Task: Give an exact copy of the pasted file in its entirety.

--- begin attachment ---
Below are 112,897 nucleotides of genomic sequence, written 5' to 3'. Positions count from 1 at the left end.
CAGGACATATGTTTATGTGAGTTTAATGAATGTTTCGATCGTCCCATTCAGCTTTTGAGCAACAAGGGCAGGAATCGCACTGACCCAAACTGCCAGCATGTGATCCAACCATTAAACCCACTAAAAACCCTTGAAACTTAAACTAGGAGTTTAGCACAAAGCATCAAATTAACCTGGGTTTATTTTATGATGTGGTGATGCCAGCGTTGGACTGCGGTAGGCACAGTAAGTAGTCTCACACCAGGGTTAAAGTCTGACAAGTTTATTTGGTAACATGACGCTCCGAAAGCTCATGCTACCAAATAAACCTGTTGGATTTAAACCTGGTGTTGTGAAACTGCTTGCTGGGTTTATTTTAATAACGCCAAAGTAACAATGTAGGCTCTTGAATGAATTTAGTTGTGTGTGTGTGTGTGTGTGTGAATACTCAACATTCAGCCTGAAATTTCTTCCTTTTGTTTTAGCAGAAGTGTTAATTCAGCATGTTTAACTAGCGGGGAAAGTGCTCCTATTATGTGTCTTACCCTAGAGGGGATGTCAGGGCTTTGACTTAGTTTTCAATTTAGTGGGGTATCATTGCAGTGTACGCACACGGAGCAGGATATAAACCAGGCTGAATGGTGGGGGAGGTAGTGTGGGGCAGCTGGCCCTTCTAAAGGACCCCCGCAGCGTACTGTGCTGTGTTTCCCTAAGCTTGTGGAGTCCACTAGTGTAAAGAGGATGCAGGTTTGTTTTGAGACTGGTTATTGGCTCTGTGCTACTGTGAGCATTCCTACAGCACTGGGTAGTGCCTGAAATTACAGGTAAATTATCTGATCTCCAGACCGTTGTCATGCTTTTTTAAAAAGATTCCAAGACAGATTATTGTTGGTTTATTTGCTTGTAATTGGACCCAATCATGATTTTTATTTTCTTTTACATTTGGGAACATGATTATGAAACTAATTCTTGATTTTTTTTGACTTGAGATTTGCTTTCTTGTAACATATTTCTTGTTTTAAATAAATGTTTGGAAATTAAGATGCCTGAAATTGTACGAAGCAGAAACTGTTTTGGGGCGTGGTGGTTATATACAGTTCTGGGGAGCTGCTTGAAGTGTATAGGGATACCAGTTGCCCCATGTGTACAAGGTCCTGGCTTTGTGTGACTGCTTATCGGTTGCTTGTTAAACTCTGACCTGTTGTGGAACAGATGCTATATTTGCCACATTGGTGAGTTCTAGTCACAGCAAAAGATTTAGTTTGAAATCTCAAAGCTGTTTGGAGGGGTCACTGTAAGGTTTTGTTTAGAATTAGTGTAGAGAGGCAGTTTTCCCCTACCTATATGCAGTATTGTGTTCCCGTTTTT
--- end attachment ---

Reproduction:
Below are 112,897 nucleotides of genomic sequence, written 5' to 3'. Positions count from 1 at the left end.
CAGGACATATGTTTATGTGAGTTTAATGAATGTTTCGATCGTCCCATTCAGCTTTTGAGCAACAAGGGCAGGAATCGCACTGACCCAAACTGCCAGCATGTGATCCAACCATTAAACCCACTAAAAACCCTTGAAACTTAAACTAGGAGTTTAGCACAAAGCATCAAATTAACCTGGGTTTATTTTATGATGTGGTGATGCCAGCGTTGGACTGCGGTAGGCACAGTAAGTAGTCTCACACCAGGGTTAAAGTCTGACAAGTTTATTTGGTAACATGACGCTCCGAAAGCTCATGCTACCAAATAAACCTGTTGGATTTAAACCTGGTGTTGTGAAACTGCTTGCTGGGTTTATTTTAATAACGCCAAAGTAACAATGTAGGCTCTTGAATGAATTTAGTTGTGTGTGTGTGTGTGTGTGTGAATACTCAACATTCAGCCTGAAATTTCTTCCTTTTGTTTTAGCAGAAGTGTTAATTCAGCATGTTTAACTAGCGGGGAAAGTGCTCCTATTATGTGTCTTACCCTAGAGGGGATGTCAGGGCTTTGACTTAGTTTTCAATTTAGTGGGGTATCATTGCAGTGTACGCACACGGAGCAGGATATAAACCAGGCTGAATGGTGGGGGAGGTAGTGTGGGGCAGCTGGCCCTTCTAAAGGACCCCCGCAGCGTACTGTGCTGTGTTTCCCTAAGCTTGTGGAGTCCACTAGTGTAAAGAGGATGCAGGTTTGTTTTGAGACTGGTTATTGGCTCTGTGCTACTGTGAGCATTCCTACAGCACTGGGTAGTGCCTGAAATTACAGGTAAATTATCTGATCTCCAGACCGTTGTCATGCTTTTTTAAAAAGATTCCAAGACAGATTATTGTTGGTTTATTTGCTTGTAATTGGACCCAATCATGATTTTTATTTTCTTTTACATTTGGGAACATGATTATGAAACTAATTCTTGATTTTTTTTGACTTGAGATTTGCTTTCTTGTAACATATTTCTTGTTTTAAATAAATGTTTGGAAATTAAGATGCCTGAAATTGTACGAAGCAGAAACTGTTTTGGGGCGTGGTGGTTATATACAGTTCTGGGGAGCTGCTTGAAGTGTATAGGGATACCAGTTGCCCCATGTGTACAAGGTCCTGGCTTTGTGTGACTGCTTATCGGTTGCTTGTTAAACTCTGACCTGTTGTGGAACAGATGCTATATTTGCCACATTGGTGAGTTCTAGTCACAGCAAAAGATTTAGTTTGAAATCTCAAAGCTGTTTGGAGGGGTCACTGTAAGGTTTTGTTTAGAATTAGTGTAGAGAGGCAGTTTTCCCCTACCTATATGCAGTATTGTGTTCCCGTTTTT